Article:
Editor’s Note: Mommybites talked with pediatrician and mom Dr. Wendy Sue Swanson about her reaction to the recent report on baby food and how to best feed babies to keep them healthy.
A congressional report this month shared that four leading baby food companies were aware that their products included dangerous levels of toxic metals. What is your reaction to this news?
It’s certainly disappointing, but not necessarily unexpected or “news.” This isn’t a baby food brand issue alone but also a regulatory issue. Baby food manufacturers have to meet standards, and if some haven’t, that’s a regulatory problem. What we are seeing in the media is a true call to action for regulatory change. What we expect as moms who are buying products for our babies, is assurance that the levels of safety are in place. Especially when babies are in a time of development.
Why are toxic metals such as arsenic, lead, cadmium and mercury especially dangerous for babies and young children?
When we’re growing our brains and bodies, metal/chemical exposures are particularly dangerous as they can interfere with how we make our organs. Infancy and early childhood is therefore a critical period to protect, as it’s a critical period of development. Research has shown that heavy metal exposure can be harmful to the developing brain. It’s been linked with problems with learning, cognition, and behavior. But keep in mind that many genetic, social, and environmental factors influence healthy brain development, and heavy metal exposure is just one of these factors.
Further, remember that some of the biggest exposures to heavy metals can be from places other than baby food. Ensure babies are not growing up in houses with old, peeling, or chipping lead paint. If your family uses well water, have it checked regularly. Make sure you’re taking shoes off at the front door. Avoid plastics and toys that aren’t tested for safety.
Does this mean that parents should make all baby food from scratch? Or are there some products that you feel are safer—or safe—for babies to eat?
Not necessarily. Parents don’t need to feel pressure to make every meal from scratch. Work on getting foods from a variety of sources. Striving to make your own food is great, but ensure that if you also use commercially available foods (which many of us do) that you rotate what you buy and bring diet diversity to your baby right from the start! The USDA now recommends introducing all sorts of foods right at 4 to 6 months, including common allergens like nuts and fish and sesame and soy. Don’t offer a plain, drab, simply few foods. Bring your baby the world of food early by sharing your own meals when textures are appropriate and offering everything you can think of when in safe formats. Here are some other ways the American Academy of Pediatrics recommends to reduce risk:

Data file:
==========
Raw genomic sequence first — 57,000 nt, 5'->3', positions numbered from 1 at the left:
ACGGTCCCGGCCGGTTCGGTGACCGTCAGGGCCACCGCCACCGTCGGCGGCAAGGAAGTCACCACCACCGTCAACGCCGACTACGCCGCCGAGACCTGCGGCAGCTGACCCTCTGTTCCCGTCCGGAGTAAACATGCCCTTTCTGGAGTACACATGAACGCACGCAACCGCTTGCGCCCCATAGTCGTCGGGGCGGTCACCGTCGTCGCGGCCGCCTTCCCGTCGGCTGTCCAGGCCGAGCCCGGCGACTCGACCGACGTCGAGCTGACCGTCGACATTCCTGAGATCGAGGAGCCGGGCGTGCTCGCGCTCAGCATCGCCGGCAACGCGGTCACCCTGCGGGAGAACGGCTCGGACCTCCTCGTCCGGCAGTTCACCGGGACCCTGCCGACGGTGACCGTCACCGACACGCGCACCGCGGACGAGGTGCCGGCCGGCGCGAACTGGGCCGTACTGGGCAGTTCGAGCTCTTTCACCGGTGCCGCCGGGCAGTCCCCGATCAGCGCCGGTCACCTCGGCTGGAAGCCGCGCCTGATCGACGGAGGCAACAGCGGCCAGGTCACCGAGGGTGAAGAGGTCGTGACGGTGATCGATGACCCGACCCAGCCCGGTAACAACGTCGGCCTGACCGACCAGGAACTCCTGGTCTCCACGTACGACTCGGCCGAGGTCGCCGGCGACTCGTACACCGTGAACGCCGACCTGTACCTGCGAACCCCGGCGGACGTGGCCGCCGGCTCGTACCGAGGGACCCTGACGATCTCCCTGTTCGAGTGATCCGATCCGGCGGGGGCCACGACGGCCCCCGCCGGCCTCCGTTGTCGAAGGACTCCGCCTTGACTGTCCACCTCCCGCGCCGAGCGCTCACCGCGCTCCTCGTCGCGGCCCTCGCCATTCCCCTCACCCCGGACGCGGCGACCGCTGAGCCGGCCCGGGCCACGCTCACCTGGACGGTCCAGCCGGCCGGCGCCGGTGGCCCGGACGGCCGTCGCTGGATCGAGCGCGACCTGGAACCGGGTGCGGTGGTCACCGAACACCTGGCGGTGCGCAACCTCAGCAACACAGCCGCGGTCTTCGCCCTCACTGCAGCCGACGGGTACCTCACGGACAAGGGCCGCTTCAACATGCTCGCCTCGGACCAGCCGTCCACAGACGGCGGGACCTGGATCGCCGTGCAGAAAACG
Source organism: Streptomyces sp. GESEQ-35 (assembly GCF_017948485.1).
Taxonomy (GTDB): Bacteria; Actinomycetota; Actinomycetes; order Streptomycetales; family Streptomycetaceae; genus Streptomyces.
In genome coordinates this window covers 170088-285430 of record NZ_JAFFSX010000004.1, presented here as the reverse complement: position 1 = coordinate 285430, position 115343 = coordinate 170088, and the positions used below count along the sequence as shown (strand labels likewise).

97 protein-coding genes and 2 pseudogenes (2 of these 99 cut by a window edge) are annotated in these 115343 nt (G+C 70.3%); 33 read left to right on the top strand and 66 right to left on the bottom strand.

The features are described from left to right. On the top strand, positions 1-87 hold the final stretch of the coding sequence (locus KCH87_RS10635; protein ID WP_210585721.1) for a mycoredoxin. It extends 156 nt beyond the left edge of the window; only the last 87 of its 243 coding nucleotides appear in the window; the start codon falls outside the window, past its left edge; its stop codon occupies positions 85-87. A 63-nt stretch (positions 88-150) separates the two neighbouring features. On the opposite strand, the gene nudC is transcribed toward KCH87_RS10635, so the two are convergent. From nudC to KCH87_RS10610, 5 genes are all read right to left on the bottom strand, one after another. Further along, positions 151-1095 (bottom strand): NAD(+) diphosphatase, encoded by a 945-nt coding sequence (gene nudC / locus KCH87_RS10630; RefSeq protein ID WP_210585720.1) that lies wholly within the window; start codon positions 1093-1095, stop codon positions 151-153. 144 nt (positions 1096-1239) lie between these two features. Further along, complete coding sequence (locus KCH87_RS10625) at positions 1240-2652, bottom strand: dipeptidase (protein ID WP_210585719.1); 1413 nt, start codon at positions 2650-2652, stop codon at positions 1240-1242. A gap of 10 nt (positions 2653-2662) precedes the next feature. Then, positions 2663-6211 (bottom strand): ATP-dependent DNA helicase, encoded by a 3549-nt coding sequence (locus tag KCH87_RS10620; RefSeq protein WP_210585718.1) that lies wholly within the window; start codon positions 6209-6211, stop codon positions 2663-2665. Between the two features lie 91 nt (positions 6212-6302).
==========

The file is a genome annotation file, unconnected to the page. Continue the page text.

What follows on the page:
- Serve a variety of foods.
Give your child a well-balanced diet that includes a variety of fruits, vegetables (wash in cool water before preparing and serving), grains, and lean protein. Eating a variety of healthy foods that are rich in essential nutrients can lower the exposure to metals and other contaminants found in some foods.
- Read the labels.
Multi-ingredient baby food blends may be a good option. Be aware that many have the same first or second ingredient, though. Different flavor blends, like kale/pear and spinach/pumpkin, for example, may actually both have sweet potatoes as their first ingredient. It’s important to read the ingredients label to be sure you are offering a true variety of foods.
- Switch up your grains.
Fortified infant cereals can be a good source of nutrition for babies, but rice cereal does not need to be the first or only cereal used. Rice tends to absorb more arsenic from groundwater than other crops. You can include a variety of grains in your baby’s diet, including oat, barley, couscous, quinoa, farro, and bulgur. Multi-grain infant cereals can be a good choice. Try to avoid using rice milk and brown rice syrup, which is sometimes used as a sweetener in processed toddler foods.
What other advice would you give to parents about keeping their developing babies and children safe and healthy?
I can’t emphasize the importance of diet diversity enough. Eating a variety of healthy foods that are rich in essential nutrients can lower the exposure to metals and other contaminants found in some foods. Additionally, we know that getting diverse foods into a baby’s diet early and on a routine basis can help reduce food allergy risk.
How would you advise baby food manufacturers to adjust their policies and practices?
The strong recommendation that came from this dust-up, is that not only do food companies need to check the foods they source for contaminants they need to also check the final product.
Last words on the best way to feed your baby?
Don’t panic about recent headlines. Do your best to offer a diverse diet. Avoid fruit juices. Don’t add salt. Spices are fine but unnecessary. Enjoy feeding your baby — it’s an amazing experience to nourish a child.
Dr. Wendy Sue Swanson is a pediatrician, mom to two boys, and the Chief Medical Officer at SpoonfulOne. SpoonfulOne is a line of nutritional products designed to help stop a food allergy before it starts.
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